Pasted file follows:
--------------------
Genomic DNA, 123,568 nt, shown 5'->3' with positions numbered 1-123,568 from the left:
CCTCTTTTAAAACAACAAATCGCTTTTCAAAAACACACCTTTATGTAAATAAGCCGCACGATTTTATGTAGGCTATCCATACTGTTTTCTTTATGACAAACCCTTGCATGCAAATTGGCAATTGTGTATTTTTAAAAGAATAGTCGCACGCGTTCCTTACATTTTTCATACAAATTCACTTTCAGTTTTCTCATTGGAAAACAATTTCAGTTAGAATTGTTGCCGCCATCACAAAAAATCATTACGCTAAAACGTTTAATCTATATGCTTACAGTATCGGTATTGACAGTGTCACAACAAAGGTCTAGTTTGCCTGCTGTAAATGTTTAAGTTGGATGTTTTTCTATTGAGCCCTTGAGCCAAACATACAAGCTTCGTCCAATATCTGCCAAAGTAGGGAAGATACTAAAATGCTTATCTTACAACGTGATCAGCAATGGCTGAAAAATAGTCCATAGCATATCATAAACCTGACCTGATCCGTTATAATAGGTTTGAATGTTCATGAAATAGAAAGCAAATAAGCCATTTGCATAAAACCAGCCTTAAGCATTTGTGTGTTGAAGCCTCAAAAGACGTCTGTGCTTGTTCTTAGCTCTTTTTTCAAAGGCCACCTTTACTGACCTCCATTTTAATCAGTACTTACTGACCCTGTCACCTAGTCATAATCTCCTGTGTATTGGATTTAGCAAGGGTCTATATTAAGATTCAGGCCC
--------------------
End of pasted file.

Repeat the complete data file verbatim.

Genomic DNA, 123,568 nt, shown 5'->3' with positions numbered 1-123,568 from the left:
CCTCTTTTAAAACAACAAATCGCTTTTCAAAAACACACCTTTATGTAAATAAGCCGCACGATTTTATGTAGGCTATCCATACTGTTTTCTTTATGACAAACCCTTGCATGCAAATTGGCAATTGTGTATTTTTAAAAGAATAGTCGCACGCGTTCCTTACATTTTTCATACAAATTCACTTTCAGTTTTCTCATTGGAAAACAATTTCAGTTAGAATTGTTGCCGCCATCACAAAAAATCATTACGCTAAAACGTTTAATCTATATGCTTACAGTATCGGTATTGACAGTGTCACAACAAAGGTCTAGTTTGCCTGCTGTAAATGTTTAAGTTGGATGTTTTTCTATTGAGCCCTTGAGCCAAACATACAAGCTTCGTCCAATATCTGCCAAAGTAGGGAAGATACTAAAATGCTTATCTTACAACGTGATCAGCAATGGCTGAAAAATAGTCCATAGCATATCATAAACCTGACCTGATCCGTTATAATAGGTTTGAATGTTCATGAAATAGAAAGCAAATAAGCCATTTGCATAAAACCAGCCTTAAGCATTTGTGTGTTGAAGCCTCAAAAGACGTCTGTGCTTGTTCTTAGCTCTTTTTTCAAAGGCCACCTTTACTGACCTCCATTTTAATCAGTACTTACTGACCCTGTCACCTAGTCATAATCTCCTGTGTATTGGATTTAGCAAGGGTCTATATTAAGATTCAGGCCC